This information was sent from MUSC Health Sports Medicine and provides helpful information regarding COVID-19 symptoms, prevention, and testing.
The purpose of this information is to provide our teams, players, coaches, staff and others affiliated with our sports medicine program with information that will help them minimize risk for becoming ill as the global coronavirus (COVID-19) pandemic grows. It is also to provide instruction and guidelines for how to manage active illness and suspected exposure. This is to be used in conjunction with CDC , state and local health guidelines and practices related to COVID-19.
What we do know about this disease is evolving. We expect many people all around the country to be exposed to COVID-19, so it is important for all of us to understand how to limit spread and to protect ourselves as well as those around us. Older people and those with serious health conditions are at highest risk for death from this virus, so it is important that we do everything possible to lower the chances for it to spread.
COVID-19 is transmitted primarily through the air from respiratory droplets, but also saliva and fecal material can harbor the virus. It can easily spread from close person to person contact (6 feet). It is thought to be able to remain alive and infectious for at least three hours in the air and much longer on surfaces. Measures to reduce risk of contracting the virus and to protect ourselves, as well as those around each of us, include: social distancing, hygiene measures, early action in the event of illness, early screening when concerned about illness, and barriers such as special facemasks. The virus can remain infectious in our bodies for up to two weeks as we shed virus particles. So, a prolonged period of time is necessary to allow the virus to run its course.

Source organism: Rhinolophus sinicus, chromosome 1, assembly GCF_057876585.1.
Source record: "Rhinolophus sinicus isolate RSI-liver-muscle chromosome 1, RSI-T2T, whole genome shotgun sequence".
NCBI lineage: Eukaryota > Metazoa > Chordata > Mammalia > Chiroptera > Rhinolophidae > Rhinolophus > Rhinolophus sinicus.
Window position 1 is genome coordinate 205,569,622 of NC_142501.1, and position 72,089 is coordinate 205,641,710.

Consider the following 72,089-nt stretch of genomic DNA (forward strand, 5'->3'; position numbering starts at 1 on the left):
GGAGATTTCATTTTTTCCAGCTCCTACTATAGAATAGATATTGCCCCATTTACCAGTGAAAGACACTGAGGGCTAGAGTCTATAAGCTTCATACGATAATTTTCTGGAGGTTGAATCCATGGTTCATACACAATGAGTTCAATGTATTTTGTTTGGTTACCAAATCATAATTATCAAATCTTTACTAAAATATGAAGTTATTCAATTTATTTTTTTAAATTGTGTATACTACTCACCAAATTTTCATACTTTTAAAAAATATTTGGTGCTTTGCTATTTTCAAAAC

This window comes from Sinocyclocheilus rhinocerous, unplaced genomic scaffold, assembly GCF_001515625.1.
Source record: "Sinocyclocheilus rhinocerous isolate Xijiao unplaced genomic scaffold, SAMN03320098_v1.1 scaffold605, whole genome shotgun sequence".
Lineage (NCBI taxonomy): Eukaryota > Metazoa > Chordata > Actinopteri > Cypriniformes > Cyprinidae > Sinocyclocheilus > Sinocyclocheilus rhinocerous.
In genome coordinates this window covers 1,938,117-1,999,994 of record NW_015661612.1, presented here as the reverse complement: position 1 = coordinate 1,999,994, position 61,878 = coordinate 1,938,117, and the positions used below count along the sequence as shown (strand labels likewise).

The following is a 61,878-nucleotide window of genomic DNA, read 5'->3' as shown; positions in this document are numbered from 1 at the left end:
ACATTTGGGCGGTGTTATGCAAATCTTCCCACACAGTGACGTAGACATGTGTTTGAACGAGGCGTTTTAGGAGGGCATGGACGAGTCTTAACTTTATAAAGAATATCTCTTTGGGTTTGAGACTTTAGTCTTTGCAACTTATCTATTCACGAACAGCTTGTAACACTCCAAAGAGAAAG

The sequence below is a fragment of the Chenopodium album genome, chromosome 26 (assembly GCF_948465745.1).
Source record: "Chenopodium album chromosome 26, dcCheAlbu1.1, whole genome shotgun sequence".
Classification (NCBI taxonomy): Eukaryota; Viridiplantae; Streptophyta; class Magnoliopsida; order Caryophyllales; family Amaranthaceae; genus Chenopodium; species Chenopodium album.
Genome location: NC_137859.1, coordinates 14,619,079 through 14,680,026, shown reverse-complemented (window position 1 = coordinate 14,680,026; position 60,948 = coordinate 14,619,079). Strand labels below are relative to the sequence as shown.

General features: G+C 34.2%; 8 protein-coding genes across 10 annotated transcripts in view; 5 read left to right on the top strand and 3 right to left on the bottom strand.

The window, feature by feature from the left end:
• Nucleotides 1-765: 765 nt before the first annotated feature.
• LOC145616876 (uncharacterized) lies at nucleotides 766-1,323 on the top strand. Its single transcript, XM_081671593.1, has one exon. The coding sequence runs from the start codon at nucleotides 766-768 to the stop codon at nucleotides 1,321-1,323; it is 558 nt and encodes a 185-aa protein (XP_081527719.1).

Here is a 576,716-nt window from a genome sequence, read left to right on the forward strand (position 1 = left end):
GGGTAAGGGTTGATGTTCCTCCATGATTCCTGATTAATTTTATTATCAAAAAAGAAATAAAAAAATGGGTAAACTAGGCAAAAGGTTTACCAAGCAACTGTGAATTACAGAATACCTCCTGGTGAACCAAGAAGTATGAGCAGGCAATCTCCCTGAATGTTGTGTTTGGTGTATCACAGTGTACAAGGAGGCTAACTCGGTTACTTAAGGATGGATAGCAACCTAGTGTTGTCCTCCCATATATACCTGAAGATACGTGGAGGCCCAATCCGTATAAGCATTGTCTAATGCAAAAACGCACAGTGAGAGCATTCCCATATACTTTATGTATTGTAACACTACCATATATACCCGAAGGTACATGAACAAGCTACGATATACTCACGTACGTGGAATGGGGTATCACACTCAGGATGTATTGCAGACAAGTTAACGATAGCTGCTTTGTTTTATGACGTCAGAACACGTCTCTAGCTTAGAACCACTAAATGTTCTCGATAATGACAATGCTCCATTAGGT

Shortness of breath
Possibly stomach ache or diarrhea
These are similar symptoms to influenza (flu) as well as other upper respiratory illnesses. Also, this time of year, allergy season is in play and so allergy symptoms can mimic, but allergies typically do not associate with fever, muscle/joint aches, and fatigue.
Fortunately, most young and healthy individuals (like our athletes) will not usually become severely ill but rather have a cold or flu-like illness.
What to do if you have symptoms or exposure:
If you have traveled in an area where the disease is prevalent, have been in contact with anyone known to have disease, or have experienced fever, cough, sore throat, shortness of breath, or the symptoms noted above, then please take the following immediate steps:
Distance yourself from other players, staff and friends.
Let one of the MUSC medical staff know your situation.